Fig. 2 shows the simulation of the switching between ordered and disordered phases in the system derived from eqn (2), by the application of appropriate heat pulses. The temperature of the heat bath (red curves in the figure) is temporarily changed by setting the target value (Tp) during a certain time-interval (τp). As can be observed from the behavior of Ψ6 (black circles), the designed bit-writing protocols work very well for this model. With the proper moderate increase of the temperature the amorphous configuration orders in a crystalline structure, which in turn can be destroyed again by a temperature increase above the melting point. It is worth noting that the structural change is well defined, i.e. the two configurations are well-separated regarding the quantitative parametrization of both the local and the long-range order. The differences in the mean values of Ψ6 are well beyond the statistical errors, and the peaks of the structure factor corresponding to the hexatic orientational order of the extended structure drops to less than 5% when going from the crystalline to the amorphous phase.

image file: c8sm01738g-f2.tif
Fig. 2 Simulation of the bit-writing operation in a system interacting via the potential of eqn (2). The local order parameter Ψ6 (black) and the temperature of the thermal bath T (red) are plotted as a function of time. The system is prepared at t = 0 in the amorphous state (bit 0) using an initial quench from a very high temperature to the operating temperature T = 2. A first pulse to T = 5 orders the system in a crystalline configuration (bit 1). A second pulse to T = 10 recovers the amorphous state. Lower panels represent typical structure factors in the arrow-pointed configurations. Dashed lines are guides for the eyes.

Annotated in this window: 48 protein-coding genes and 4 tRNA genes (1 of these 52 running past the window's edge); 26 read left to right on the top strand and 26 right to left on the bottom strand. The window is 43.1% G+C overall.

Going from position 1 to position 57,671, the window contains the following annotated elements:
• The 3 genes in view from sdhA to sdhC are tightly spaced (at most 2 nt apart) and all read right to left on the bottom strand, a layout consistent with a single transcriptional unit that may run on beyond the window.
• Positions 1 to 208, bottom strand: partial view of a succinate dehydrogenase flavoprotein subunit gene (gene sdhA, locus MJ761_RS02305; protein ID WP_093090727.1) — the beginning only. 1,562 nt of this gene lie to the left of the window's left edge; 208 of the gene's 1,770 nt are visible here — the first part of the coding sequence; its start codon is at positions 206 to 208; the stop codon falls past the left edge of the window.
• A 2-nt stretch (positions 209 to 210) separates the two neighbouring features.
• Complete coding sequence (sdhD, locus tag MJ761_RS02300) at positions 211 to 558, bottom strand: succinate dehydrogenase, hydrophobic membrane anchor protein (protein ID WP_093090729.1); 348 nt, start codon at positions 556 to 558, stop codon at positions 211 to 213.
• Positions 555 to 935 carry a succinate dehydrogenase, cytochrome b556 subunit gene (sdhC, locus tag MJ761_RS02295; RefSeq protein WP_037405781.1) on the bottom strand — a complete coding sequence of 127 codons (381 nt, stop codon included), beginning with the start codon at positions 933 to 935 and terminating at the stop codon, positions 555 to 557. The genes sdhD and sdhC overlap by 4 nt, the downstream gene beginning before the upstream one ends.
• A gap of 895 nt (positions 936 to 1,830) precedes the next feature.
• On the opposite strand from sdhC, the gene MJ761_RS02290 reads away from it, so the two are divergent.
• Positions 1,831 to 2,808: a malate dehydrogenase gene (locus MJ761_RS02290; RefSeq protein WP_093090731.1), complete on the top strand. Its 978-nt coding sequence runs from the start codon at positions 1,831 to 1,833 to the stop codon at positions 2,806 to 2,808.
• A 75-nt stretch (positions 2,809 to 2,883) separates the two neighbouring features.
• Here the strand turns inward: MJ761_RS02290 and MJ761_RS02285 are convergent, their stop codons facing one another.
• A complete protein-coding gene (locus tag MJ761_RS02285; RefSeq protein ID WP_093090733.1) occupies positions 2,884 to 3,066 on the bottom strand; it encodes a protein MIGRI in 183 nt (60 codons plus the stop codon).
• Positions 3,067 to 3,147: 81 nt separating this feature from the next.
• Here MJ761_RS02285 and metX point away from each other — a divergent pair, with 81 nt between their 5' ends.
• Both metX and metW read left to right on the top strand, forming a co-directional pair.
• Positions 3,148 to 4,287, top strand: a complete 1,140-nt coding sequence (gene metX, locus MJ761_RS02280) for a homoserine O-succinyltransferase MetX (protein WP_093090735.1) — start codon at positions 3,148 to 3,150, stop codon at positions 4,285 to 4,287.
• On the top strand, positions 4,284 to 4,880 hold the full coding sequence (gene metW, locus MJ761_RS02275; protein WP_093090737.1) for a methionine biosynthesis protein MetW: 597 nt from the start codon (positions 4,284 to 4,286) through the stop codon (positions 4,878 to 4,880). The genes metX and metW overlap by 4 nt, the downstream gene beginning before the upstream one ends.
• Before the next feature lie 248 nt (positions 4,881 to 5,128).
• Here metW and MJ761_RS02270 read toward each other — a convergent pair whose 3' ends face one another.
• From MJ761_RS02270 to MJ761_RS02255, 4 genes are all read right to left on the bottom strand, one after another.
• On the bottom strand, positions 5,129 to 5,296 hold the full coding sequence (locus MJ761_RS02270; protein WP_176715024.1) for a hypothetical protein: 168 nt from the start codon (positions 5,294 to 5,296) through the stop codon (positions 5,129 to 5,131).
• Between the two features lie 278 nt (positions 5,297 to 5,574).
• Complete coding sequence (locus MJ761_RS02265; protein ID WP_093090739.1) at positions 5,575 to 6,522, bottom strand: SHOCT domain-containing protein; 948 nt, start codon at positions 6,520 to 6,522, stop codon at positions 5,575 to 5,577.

For the model of eqn (2) at the operating temperature, the crystallization of the amorphous phase is still absent up to times t > 105. This is a measure of the quality of the CGT and has to be well established as a primary goal. For any given model this time is of utmost importance as it is related to the volatility of the recorded information. The effects of several types and degrees of polydispersity could also be considered to better design stable applications. In this case the analysis should be extended to verify the robustness of the crystalline phase.

Not surprisingly, the minimum time required for switching the system (lower-bound for τp) is naturally larger when going from the disordered to the ordered configuration than in the opposite direction. This is, however, dependent on the target temperature Tp and a case by case study has to be done to evaluate the crystallization speed in the allowed range of temperatures. Furthermore, non-instantaneous tuning of the temperature is more realistic and can be studied by the methods used here, to provide better insights into specific switch implementations.

The present communication gives a numerical proof of concept test to demonstrate the feasibility of phase-change applications based on the temperature-driven CGT in soft cluster-forming models. Our results enlarge the scope of the search for systems with new phase-change properties in 2D, including a large number of self-assembling systems. Further numerical simulations and analytical studies of increasingly realistic models will be necessary in order to clearly identify the most promising candidates for experimental verifications.

Conflicts of interest

There are no conflicts to declare.


This work was supported by the Swedish Research Council VR grant 621-2012-3984. Computations were performed using resources provided by the Swedish National Infrastructure for Computing (SNIC) at the HPC2N center.